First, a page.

The career ladder has earned its critics. And make no mistake: There are many, many—many!—of them. Toss out the career ladder, says one detractor. People are no longer interested, says another, in climbing a ladder that someone else built. One New York Times headline might cite it best: “Up the Ladder?,” it reads. “How Dated, How Linear.”
For those of us in search of a career shift, here’s an alternate view: Think of your career not like a ladder, but a jungle gym. The idea’s popular among professionals who pivot; even Sheryl Sandberg references it in Lean In. “Ladders are limiting—people can move up or down, on or off,” Sandberg writes. “Jungle gyms offer more creative exploration.”
The jungle gym’s inspired plenty of spinoffs, too. There’s the career climbing wall, the career obstacle course, and even the career playground. But no matter your metaphor, the idea’s the same: Our professional paths have room to roam, to explore across and around, and to leap towards new opportunities.
It’s a great approach to career changes. But for all that they offer about the directions we can move in our careers, these metaphors don’t say as much about what comes after you make a big move—whether it’s a new role, a new industry, or another new challenge. Say you’ve leapt into a career change. How can you stick the landing?
I made my own career shift this fall. After working in roles adjacent to newsrooms, I decided I wanted to move into the news itself—and landed in a deputy editor role here at Quartz.
I’m not alone in making the switch: A recent survey finds that half of working Americans want to make a career change, with one-third looking to switch industries. And companies are giving space for shifts, too. According to another global report, nearly two-thirds of employers are willing to hire someone with transferable skills and train them on the job.
Maybe you’re considering a change ahead, or you’ve already made your own career shift. I checked back in with Jenny Blake, the career strategist behind the Pivot Method, to find out how you can make the most of it when you start.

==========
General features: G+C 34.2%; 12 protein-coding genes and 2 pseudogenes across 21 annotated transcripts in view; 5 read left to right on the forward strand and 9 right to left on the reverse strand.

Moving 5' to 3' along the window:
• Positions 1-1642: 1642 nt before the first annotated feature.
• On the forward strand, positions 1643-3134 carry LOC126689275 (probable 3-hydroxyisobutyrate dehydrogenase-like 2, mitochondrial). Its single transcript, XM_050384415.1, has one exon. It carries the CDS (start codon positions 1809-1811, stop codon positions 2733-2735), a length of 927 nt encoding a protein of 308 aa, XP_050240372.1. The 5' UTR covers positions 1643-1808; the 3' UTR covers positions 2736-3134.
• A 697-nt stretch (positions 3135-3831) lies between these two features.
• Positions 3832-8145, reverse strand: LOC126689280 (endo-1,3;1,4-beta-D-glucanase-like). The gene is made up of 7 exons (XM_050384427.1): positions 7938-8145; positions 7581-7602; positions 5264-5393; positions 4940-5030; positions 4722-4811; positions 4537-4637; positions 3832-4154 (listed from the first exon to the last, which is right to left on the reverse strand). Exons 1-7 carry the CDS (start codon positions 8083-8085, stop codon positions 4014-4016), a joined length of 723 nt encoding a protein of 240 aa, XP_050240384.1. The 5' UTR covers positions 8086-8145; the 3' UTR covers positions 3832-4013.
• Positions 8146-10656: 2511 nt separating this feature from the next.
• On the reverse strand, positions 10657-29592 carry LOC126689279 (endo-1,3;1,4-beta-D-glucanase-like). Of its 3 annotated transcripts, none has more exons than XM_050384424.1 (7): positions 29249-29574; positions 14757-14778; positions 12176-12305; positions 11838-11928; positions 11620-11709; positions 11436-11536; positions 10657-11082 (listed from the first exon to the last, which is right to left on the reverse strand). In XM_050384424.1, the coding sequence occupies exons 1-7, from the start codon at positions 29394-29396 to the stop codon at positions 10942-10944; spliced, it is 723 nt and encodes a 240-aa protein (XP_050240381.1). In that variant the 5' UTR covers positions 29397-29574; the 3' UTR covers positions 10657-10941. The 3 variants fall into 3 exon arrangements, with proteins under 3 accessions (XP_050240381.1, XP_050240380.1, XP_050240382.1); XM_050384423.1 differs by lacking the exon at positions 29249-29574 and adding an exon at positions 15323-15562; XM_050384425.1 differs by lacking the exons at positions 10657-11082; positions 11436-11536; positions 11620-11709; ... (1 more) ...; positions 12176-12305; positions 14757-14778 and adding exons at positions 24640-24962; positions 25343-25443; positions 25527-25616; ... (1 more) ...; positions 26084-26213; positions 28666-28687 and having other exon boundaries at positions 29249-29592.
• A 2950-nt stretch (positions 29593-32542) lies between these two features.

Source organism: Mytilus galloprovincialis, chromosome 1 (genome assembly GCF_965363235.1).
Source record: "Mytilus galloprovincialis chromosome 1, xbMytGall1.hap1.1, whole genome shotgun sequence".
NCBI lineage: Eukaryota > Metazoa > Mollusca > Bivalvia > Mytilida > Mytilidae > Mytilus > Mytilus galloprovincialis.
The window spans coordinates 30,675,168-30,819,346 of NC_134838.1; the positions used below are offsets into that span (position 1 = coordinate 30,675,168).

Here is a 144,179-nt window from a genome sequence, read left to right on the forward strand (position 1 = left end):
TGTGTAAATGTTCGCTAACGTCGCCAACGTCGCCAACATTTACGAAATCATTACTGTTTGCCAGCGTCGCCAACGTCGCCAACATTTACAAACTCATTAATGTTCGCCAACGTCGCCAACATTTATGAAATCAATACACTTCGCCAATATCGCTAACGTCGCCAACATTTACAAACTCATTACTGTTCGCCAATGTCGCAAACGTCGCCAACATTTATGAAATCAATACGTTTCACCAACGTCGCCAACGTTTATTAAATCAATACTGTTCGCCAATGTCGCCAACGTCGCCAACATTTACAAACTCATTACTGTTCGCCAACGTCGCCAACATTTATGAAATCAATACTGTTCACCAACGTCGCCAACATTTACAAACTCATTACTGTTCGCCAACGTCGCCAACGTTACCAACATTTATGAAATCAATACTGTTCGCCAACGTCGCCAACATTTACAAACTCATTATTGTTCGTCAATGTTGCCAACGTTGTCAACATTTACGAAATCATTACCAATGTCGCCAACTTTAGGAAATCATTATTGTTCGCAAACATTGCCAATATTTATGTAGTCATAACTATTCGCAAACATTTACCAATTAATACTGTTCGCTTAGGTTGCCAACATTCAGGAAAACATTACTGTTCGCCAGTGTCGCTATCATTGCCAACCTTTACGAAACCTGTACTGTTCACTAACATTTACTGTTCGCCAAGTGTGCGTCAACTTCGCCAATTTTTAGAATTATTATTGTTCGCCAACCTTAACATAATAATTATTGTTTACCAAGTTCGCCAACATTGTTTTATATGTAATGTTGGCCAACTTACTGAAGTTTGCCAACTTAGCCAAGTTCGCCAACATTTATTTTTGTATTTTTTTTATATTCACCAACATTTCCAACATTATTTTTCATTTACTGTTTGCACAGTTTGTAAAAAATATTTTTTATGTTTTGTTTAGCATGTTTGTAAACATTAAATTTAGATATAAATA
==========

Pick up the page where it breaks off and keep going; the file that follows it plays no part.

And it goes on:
Once you’ve gotten your grounding in a new position, plan some preliminary milestones. Do you want to become an ace assignment wrangler? Rewrite the recruitment process? “You should set your intentions for a new role,” Blake says. From there you can map your next movements.
Plan goals you’d like to hit in your first 30 days, 90 days, and year on the job. You can do it alone, Blake says, or work with your manager to steer the path.
Next, start information-gathering as you settle into your role. “I recommend doing some kind of listening tour,” Blake says. Talk to teammates, people across your organization, and people outside of it, too, to ask what they think is needed in your position.
Check in with your manager, too: Blake says one of the best ways to find success is asking them directly what they’d be excited to see happen in your new role.
“I like to think, in a new role, of lining up quick wins,” Blake says. Pick up your first projects with the aim of getting a few things achieved quickly: it’ll boost your confidence as you get started. Finding one way to improve workflow or documentation, for example, is a great place to begin.
“Less is more,” Blake adds. “Frantically taking on too many small projects doesn’t really add up to a bigger impact.”
Your skills are your best currency for career changes. And Blake says they can keep powering you as you work in your new role post-shift.
Think of your career, Blake says, like your smartphone, with every experience you pick up like downloading a new app. That could be dealing with a difficult manager or learning to code. Those apps—now your marketable skills—are going to serve you both in the new job and the rest of your career.
Once you’ve leapt into a new career change, you don’t have to stop exploring. Keep looking out and ahead, whether it’s across the jungle gym, around the climbing wall, or over the playground. There are plenty of moves to make—and ways to make the most of one move.
Send questions, comments, and stories of your full turns to firstname.lastname@example.org. This edition of The Memo was written by Gabriela Riccardi and edited by Anna Oakes.